Lessons Not Learned: The Disaster of COVID-19 School Closures: Via Alasdair Munro, senior clinical research fellow in pediatric infectious diseases at University Hospital Southampton.

  • “It became apparent surprisingly quickly that children had not played a key role in the initial transmission of the SARS-CoV-2 virus, and were not superspreaders in the way they are thought to be with influenza. By the spring of 2020 many European countries had prioritized the reopening of schools, and none of them experienced an early resurgence in cases of COVID-19 nor a rise [in] severe illness.”
  • “There is no question that prolonged school closures are one of, if not the single most, harmful non-pharmaceutical intervention at a population level.”
  • “It is vital that schools are considered essential infrastructure for any future pandemic planning.”

FDA Limits Use of Johnson & Johnson’s COVID-19 Vaccine: Citing clotting risk. FDA press release. More via Stat.

  • “Going forward, the single-dose vaccine will only be available to people 18 and older who cannot take one of the other available vaccines for medical reasons, or who simply will not agree to be vaccinated with one of the messenger RNA vaccines made by Moderna and by Pfizer and its partner BioNTech.”

Mix-and-Match mRNA Vaccines May Offer More Omicron Protection: Study.

Kids’ Odds of Spreading COVID-19 in Households Rising With New Variants: Study.

Evidence Mounts for Need to Study Pfizer’s Paxlovid for Long COVID: Additional reports of patients with long COVID who were helped by Paxlovid offer fresh impetus for conducting clinical trials to test the medicine for the debilitating condition, Reuters reports.

Bill Gates on School Closures: “It’s pretty clear, because young people don’t get sick from the disease very often, that we probably, if we knew everything we know today, we would have shut schools down a lot less than we did during this pandemic.”

Remembering the 1 Million Lives Lost: The bells of the Washington National Cathedral toll 1,000 times in memory of the 1 million people who have died from COVID-19.


Viewpoints

Teens, High School Parents and Their Perspectives on the Pandemic: Via EdChoice. Report / Teens Crosstabs / High School Parents Crosstabs

  • High school parents and teens express very different outlooks about the future. Parents are more optimistic about their child’s future, while teens are more likely to feel neutral, potentially indicating either uncertainty or indifference. High school parents are more likely to believe that their child is ready for life after high school than teens feel they are — especially those planning on attending college.”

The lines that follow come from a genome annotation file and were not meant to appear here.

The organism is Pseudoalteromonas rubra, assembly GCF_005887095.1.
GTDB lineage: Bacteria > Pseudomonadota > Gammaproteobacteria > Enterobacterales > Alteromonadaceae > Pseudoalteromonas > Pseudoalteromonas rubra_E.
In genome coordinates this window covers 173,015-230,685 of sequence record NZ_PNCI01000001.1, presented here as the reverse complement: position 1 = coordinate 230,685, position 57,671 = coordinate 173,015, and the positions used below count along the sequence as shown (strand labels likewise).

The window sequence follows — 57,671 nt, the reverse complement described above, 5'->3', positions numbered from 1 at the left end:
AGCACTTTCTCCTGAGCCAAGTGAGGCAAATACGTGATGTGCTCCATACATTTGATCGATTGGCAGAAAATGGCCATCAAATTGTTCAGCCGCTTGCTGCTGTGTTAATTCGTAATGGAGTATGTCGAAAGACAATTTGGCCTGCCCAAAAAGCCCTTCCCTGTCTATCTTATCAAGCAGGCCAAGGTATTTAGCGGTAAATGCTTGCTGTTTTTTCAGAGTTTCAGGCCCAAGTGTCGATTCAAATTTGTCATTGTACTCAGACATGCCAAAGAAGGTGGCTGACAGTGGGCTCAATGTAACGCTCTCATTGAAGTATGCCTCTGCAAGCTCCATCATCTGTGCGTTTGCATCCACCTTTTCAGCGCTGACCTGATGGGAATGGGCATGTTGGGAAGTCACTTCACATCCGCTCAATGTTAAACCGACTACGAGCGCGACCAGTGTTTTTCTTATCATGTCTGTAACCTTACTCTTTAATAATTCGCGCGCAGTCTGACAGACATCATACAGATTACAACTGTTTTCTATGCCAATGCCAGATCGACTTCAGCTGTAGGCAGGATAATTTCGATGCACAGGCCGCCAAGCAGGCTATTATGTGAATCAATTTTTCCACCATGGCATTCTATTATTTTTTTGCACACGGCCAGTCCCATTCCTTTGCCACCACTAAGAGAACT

• “About half of teens still plan on attending college after high school, despite the pandemic’s influence. However, many teens stated they are a little less inclined to do so now compared to their pre-pandemic plans. One out of five high school parents said their child’s post-high school plans have changed during the pandemic.”
  • Related: How Has the Pandemic Affected High School Graduation and College Entry? Via Brookings

As Students Struggled to Learn, Teachers Reported Few Strategies as Particularly Helpful to Mitigate Learning Loss: New GAO report.

  • 60% of virtual learning teachers said their students had more difficulty understanding lessons;
  • 61% of teachers had more students who experienced emotional distress;
  • 85% of in-person teachers said live instruction – either fully or partially in person – helped students;
  • Fewer than 40% of teachers thought asynchronous learning helped a majority of their students.

We Parents of Unvaccinated Children Need More Guidance: Via Nita Farahany in the Washington Post.

  • “We parents of young children who can’t be vaccinated feel abandoned at this late stage of the pandemic. Federal officials, it seems, have decided to leave it up to us to figure out how to navigate coronavirus risks for our children. This lack of information has bred distrust in parents while putting public health agencies in an unenviable Catch-22 as they prepare to — finally, hopefully — vaccinate children under 5.”

New Education Policy Roadmap Aims to Ensure High School Graduates in Every State are ‘Future-Ready’: Civic, CASEL and the Coalition for Career Development Center share recommendations for policymakers.

Not Good for Learning: “New research is showing the high costs of long school closures in some communities,” The New York Times reports.

Teachers Believe Whole-Child Learning Gives Students the Skills Needed to Succeed: Gradient Learning has released results from a national survey, indicating 91% of teachers believe students perform better when schools prioritize whole-child learning.


…And on a Reflective Note


ICYMI @The74

Weekend Reads: In case you missed them, our top stories of the week:

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Disclosure: John Bailey is an adviser to the Walton Family Foundation, which provides financial support to The 74.